NEW YORK (Reuters) - Retailers preparing for the worst of Hurricane Sandy as it hit the East Coast on Monday looked back to only a year ago to Hurricane Irene for a blueprint.
From when to get product into the region before a storm hits, to keeping track of workers when the hurricane comes, Irene provided important lessons, retailers said.
“Irene was something unprecedented last year. We learned a number of things from that,” Terry Johnson, Lowe’s (LOW.N) senior vice president of store operations, told Reuters.
Irene which ranked as the fifth-costliest hurricane in U.S. history, slammed much of the U.S. East Coast last year. The lessons from that destructive hurricane have helped many chains prepare better this year.
For instance, Lowe’s started deploying products like generators, tarps, batteries and electric cables to distribution centers early last week to avoid facing delays due to potential road closures. The company, the second-largest U.S. home improvement chain, started stocking up on products even before it could get a good read of the exact path of Hurricane Sandy.
“We are thinking a little bit bigger (this time),” Johnson told Reuters by phone.
Products that retailers moved closer to where the hurricane will hit also include bottled water, flashlights and dry food.
For Target Corp (TGT.N), the lesson from Irene was to have the products in the region five to six days in advance.
“What we’ve learned in responding to these in the past is finding the sweet spot in reloading the area with product,” Target spokeswoman Amy Reilly said of having supplies in a region for shoppers to stock up on during a hurricane.
Hurricane Irene hit the region on the final weekend of August 2011, causing flooding and power outages during the back-to-school shopping season, one of the busiest shopping seasons of the year.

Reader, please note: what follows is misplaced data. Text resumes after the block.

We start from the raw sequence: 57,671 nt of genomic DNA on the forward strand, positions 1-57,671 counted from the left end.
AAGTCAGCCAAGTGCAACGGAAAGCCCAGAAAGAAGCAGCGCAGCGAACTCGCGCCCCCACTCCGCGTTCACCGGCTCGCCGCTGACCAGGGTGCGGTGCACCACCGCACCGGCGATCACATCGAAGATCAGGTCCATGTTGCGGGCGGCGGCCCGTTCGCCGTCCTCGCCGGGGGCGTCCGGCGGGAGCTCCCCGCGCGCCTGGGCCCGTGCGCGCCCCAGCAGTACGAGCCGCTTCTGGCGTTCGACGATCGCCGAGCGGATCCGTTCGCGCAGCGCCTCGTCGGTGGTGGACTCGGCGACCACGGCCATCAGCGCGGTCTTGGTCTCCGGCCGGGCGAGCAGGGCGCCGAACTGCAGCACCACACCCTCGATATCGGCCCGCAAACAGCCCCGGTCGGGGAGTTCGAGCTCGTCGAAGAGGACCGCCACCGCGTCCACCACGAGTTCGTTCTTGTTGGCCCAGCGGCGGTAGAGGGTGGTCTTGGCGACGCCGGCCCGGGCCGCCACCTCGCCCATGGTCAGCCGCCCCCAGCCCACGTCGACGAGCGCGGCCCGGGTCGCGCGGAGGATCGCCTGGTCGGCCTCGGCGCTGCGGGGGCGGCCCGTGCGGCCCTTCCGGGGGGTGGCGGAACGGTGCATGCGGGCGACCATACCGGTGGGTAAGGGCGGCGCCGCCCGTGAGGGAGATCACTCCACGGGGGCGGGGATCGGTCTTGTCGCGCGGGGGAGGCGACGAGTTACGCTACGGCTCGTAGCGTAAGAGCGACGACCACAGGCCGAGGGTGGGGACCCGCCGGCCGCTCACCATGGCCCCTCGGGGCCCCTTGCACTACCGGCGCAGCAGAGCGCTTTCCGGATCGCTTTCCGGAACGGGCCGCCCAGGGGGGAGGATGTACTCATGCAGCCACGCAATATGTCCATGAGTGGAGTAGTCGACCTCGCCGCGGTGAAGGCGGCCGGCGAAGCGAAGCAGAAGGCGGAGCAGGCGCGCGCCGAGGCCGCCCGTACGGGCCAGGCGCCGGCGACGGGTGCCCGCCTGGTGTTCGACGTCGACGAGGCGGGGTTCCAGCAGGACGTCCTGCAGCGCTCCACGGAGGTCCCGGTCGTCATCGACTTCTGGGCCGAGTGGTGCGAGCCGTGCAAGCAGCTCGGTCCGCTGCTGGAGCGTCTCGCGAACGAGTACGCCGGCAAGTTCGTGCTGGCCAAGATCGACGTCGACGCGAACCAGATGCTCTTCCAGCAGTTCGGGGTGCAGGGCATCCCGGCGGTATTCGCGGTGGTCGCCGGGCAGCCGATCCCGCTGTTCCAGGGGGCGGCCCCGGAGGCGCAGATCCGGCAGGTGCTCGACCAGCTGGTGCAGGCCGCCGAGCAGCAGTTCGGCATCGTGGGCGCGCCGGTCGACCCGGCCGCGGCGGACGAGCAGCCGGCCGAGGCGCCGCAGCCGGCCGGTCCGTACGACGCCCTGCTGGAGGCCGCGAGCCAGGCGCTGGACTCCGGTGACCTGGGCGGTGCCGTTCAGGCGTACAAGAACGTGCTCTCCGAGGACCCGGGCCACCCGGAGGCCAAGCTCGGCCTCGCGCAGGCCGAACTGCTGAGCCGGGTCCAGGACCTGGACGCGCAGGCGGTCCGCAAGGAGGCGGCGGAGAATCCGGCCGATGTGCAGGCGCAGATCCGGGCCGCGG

If there is good news for retailers, Hurricane Sandy is hitting in what is typically a slow time, between back-to-school and the all-important holiday shopping season.
“The timing is far enough away from any major holiday, so it’s unlikely to have a meaningful impact on the overall holiday sales unless there is a catastrophe of Hurricane Katrina proportions,” said Joel Bines, managing director of AlixPartners’ retail practice, referring to the storm that devastated New Orleans in 2005.
“Every day lost for a lot of these retailers, if they’re nice-to-have items, they’re just sales you’re just not going to get back,” said Evan Gold, a senior vice president at Planalytics, which advises retailers on business weather intelligence.
Gold estimated that most major U.S. chains have at least 10 percent of their stores in Sandy’s path.
Spending on generators and storm clean up is also likely to cut into budgets people have for holiday items, he said.
Irene, and other hurricanes, also taught retailers how logistics related to their employees and stores.
Sears spokesman Chris Brathwaite said that from Hurricane Irene and, more recently, Hurricane Isaac, the retailer is better able to track its workers and determine if they have been affected by the storm and need support.
The retailer also has a better communication system in place for notification if a store is going to close.
Other retailers learned which stores could serve many customers.
“We looked very closely at store sales trends from Irene and which stores would be most essential for us to keep open to serve communities with multiple locations,” said Eric Harkreader, a spokesman for drugstore chain operator Rite Aid (RAD.N).
“Also like Irene, we have generators positioned strategically around the storm’s path in the hopes we’ll be able to move in quickly and get the most essential stores back up and running quickly should they lose power,” he said.
Of course, if the Internet - or the mobile device - keeps working, a big storm could benefit some retailers.
“Online ordering may be up. It is a good day to order holiday gifts if the kids aren’t driving you crazy,” said Al Sambar, retail strategist at consulting firm, Kurt Salmon.
Writing By Brad Dorfman; Additional reporting By Nivedita Bhattacharjee in Chicago and Lisa Baertlein in Los Angeles; Editing by Edward Tobin and Steve Orlofsky